Re: A new profiling tool for Nemiver (GSoC 2012 Application)

Here a copy of the mail I sent on the nemiver ML, I forgot the add
this list on Cc.

On Tue, Apr 10, 2012 at 15:27, Fabien Parent <parent f gmail com> wrote:
> Hello,
> You can find my answers below
>>> my proposal is limited to the implementation of an UI for callgrind
>>> inside nemiver. And then when it will be mature enough I will move
>>> to the memcheck UI.
>> Interesting.  I remember that we had a discussion about adding a
>> profiling tool to Nemiver some time ago.  Using Callgrind seemed like
>> a good idea to me, but now that I think about it a bit more, I am
>> thinking that maybe using the Linux Perf tool might be more
>> "forward-looking".
>> The advantages of Perf compared to Callgrind seem to be the following
>> to me:
>>    1/ it (Perf) uses _much less_ memory and CPU than Callgrind.
>>    2/ it can be run on an embedded linux system, and Nemiver would
>>      analyze the result of the run "offline".  Note that the fact
>>      that Perf is in the mainline kernel makes it available on more
>>      architectures than Callgrind.
>>    3/ it allows system-wide profiling, giving the user a chance to
>>      drill down on the sub-system it thinks is sucking up CPU
>>      resources at will.
>>    4/ it easily lets the user know about the time spent in system
>>      calls and in the kernel.
>> In light of the points above, do you see a particular reason why we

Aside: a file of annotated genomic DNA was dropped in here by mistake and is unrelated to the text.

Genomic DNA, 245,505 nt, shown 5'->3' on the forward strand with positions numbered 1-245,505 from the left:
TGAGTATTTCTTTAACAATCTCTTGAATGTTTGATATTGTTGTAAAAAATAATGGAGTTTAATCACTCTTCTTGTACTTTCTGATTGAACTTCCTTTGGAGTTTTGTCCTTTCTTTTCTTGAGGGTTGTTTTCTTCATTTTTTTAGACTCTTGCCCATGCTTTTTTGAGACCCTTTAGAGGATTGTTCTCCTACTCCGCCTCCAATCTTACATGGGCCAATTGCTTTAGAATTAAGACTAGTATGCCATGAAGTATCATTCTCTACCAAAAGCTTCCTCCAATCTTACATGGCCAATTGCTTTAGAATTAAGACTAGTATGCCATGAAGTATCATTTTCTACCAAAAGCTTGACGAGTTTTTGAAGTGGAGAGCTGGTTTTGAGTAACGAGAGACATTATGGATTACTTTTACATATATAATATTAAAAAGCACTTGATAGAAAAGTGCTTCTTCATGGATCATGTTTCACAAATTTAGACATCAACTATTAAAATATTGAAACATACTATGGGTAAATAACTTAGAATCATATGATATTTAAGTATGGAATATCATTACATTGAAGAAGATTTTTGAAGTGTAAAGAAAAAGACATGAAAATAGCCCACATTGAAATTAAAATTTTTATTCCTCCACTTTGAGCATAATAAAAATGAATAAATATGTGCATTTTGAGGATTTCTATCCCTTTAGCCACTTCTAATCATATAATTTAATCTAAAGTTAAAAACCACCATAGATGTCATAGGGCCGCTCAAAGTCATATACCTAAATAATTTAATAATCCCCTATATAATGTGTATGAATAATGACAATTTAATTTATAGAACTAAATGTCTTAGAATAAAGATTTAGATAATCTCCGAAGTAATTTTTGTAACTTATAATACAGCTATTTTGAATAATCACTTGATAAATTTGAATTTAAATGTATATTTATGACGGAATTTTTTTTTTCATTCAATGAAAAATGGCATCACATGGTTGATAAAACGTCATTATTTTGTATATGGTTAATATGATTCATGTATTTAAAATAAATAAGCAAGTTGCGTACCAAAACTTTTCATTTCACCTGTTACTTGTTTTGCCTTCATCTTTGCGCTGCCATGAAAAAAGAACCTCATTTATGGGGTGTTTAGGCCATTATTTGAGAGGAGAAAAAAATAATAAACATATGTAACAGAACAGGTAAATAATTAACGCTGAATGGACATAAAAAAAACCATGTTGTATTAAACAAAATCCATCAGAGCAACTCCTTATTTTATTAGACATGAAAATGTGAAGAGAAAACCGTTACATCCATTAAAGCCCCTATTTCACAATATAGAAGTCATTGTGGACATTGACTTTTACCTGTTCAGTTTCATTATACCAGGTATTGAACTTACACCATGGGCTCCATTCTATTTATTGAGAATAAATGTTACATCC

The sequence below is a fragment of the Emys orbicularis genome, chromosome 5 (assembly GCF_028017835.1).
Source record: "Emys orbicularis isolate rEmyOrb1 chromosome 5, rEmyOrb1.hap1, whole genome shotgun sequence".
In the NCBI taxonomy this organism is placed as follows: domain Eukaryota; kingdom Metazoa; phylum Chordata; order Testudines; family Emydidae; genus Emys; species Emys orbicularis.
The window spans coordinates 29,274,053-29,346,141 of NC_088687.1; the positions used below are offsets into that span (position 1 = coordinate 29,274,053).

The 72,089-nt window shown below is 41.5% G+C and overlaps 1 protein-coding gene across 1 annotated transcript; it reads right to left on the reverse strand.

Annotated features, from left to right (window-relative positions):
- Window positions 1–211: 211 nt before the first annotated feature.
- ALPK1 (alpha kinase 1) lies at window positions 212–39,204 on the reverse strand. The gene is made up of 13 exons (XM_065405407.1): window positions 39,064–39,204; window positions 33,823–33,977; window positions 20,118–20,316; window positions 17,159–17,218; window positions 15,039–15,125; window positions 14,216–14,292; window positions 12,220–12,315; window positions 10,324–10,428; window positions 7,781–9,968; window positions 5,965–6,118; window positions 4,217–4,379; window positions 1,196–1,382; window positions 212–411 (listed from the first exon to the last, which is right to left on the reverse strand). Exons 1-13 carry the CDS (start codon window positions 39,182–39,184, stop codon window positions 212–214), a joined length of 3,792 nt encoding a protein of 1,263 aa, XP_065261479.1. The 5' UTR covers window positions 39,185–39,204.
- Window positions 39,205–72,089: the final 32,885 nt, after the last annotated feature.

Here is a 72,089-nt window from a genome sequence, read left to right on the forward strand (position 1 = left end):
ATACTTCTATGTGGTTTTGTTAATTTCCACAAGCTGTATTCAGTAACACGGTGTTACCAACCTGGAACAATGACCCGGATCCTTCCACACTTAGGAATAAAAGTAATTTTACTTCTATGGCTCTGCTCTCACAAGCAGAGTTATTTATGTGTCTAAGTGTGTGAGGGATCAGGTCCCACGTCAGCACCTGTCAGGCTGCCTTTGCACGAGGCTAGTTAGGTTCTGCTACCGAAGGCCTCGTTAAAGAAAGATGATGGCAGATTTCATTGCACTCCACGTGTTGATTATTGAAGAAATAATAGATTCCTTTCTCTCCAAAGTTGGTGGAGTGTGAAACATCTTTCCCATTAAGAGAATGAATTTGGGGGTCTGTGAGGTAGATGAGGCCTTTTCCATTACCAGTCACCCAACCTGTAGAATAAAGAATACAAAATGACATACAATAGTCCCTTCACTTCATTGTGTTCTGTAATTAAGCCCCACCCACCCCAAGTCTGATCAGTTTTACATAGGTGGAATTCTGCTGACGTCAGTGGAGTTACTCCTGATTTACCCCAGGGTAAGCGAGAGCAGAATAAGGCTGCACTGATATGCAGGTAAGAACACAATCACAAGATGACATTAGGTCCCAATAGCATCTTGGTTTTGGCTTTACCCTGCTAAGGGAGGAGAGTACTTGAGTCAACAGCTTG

>> should go for Callgrind instead of Perf?
>> Memcheck on the other hand seems like a killer contender (in its
>> category) to me.  Same goes for Helgrind, to find thread related
>> issues.
> callgrind is clearly not the best and lighter profiling tool
> out-there. I choose him for one main reason: it is the easiest entry
> point to the valgrind framework. memcheck will be much harder to
> implement, thus callgrind was a way to start with the valgrind
> framework (development-wise).
>>> I will begin the project by modifying the workbench to be able to
>>> change the current perspective (I will be doing it probably the same
>>> way eclipse does it).
>> I have no idea how Eclipse does it.  Would you please fancy explaining
>> this a little bit?
> GUI wise (the eclipse part), it would be a simple combobox containing
> the name of every available perspectives at the right of the toolbar.
> For the command line, i would see something like valgrind:
>  - $ nemiver a.out: Start nemiver with the debugging perspective
>  - $ nemiver --tool=debugger a.out: Same as above
>  - $ nemiver --tool=profiler a.out:  Start nemiver with the profiling
> perspective
>>> Once done I will write the perspective UI to start the executable and
>>> see the result of the profiling of the user binary. For this I’m
>>> currently planning to do a bonobo-like UI (based of charts).
>> Argh, please, don't mention bonobo.  This reminds me of too many
>> nightmares.
>> Would you care explaining what you mean by bonobo-like UI?
> I would see a tree (probably in a treeview) of all calls made where
> the cost of call is added to its caller.
> Example:
>   - main (cost X+Y)
>      > func1 (cost X)
>         > subfunc1 (cost X)
>      > func2 (cost Y)
> On the side there would be a simple pie-chart showing the callee of
> the selected function.
>>> The final step will be to be able to see the source code annotated,
>>> this will requires probably more work than I can handle in the short
>>> GSoC coding period. I will do be best to be able to get it to work
>>> quickly but I will probably have to continue it after the GSoC.
>> You mean hacking the GtkSourceView widget to let allow displaying
>> annotations in the margin, alongside breakpoints and such?
> Yes

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